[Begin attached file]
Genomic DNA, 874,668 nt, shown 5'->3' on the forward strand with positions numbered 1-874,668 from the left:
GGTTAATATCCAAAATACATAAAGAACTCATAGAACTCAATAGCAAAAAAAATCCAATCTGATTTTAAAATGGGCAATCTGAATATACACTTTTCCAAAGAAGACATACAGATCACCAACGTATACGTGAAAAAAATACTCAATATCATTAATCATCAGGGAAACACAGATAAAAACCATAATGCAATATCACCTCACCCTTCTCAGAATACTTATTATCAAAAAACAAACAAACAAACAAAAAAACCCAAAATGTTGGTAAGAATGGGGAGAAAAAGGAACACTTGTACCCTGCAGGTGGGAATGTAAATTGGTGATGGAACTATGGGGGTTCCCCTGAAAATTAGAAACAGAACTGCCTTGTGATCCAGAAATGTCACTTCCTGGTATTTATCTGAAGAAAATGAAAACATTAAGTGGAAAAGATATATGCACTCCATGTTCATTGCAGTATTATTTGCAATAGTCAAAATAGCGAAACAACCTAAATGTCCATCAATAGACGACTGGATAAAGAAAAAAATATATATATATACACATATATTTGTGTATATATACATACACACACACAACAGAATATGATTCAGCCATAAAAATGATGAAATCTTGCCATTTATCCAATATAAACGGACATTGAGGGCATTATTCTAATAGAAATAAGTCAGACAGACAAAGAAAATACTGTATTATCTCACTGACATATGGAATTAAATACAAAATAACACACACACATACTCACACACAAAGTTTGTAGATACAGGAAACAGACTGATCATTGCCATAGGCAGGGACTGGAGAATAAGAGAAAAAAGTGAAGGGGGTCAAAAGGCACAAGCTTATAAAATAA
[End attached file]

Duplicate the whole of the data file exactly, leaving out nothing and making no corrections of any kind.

Genomic DNA, 874,668 nt, shown 5'->3' on the forward strand with positions numbered 1-874,668 from the left:
GGTTAATATCCAAAATACATAAAGAACTCATAGAACTCAATAGCAAAAAAAATCCAATCTGATTTTAAAATGGGCAATCTGAATATACACTTTTCCAAAGAAGACATACAGATCACCAACGTATACGTGAAAAAAATACTCAATATCATTAATCATCAGGGAAACACAGATAAAAACCATAATGCAATATCACCTCACCCTTCTCAGAATACTTATTATCAAAAAACAAACAAACAAACAAAAAAACCCAAAATGTTGGTAAGAATGGGGAGAAAAAGGAACACTTGTACCCTGCAGGTGGGAATGTAAATTGGTGATGGAACTATGGGGGTTCCCCTGAAAATTAGAAACAGAACTGCCTTGTGATCCAGAAATGTCACTTCCTGGTATTTATCTGAAGAAAATGAAAACATTAAGTGGAAAAGATATATGCACTCCATGTTCATTGCAGTATTATTTGCAATAGTCAAAATAGCGAAACAACCTAAATGTCCATCAATAGACGACTGGATAAAGAAAAAAATATATATATATACACATATATTTGTGTATATATACATACACACACACAACAGAATATGATTCAGCCATAAAAATGATGAAATCTTGCCATTTATCCAATATAAACGGACATTGAGGGCATTATTCTAATAGAAATAAGTCAGACAGACAAAGAAAATACTGTATTATCTCACTGACATATGGAATTAAATACAAAATAACACACACACATACTCACACACAAAGTTTGTAGATACAGGAAACAGACTGATCATTGCCATAGGCAGGGACTGGAGAATAAGAGAAAAAAGTGAAGGGGGTCAAAAGGCACAAGCTTATAAAATAA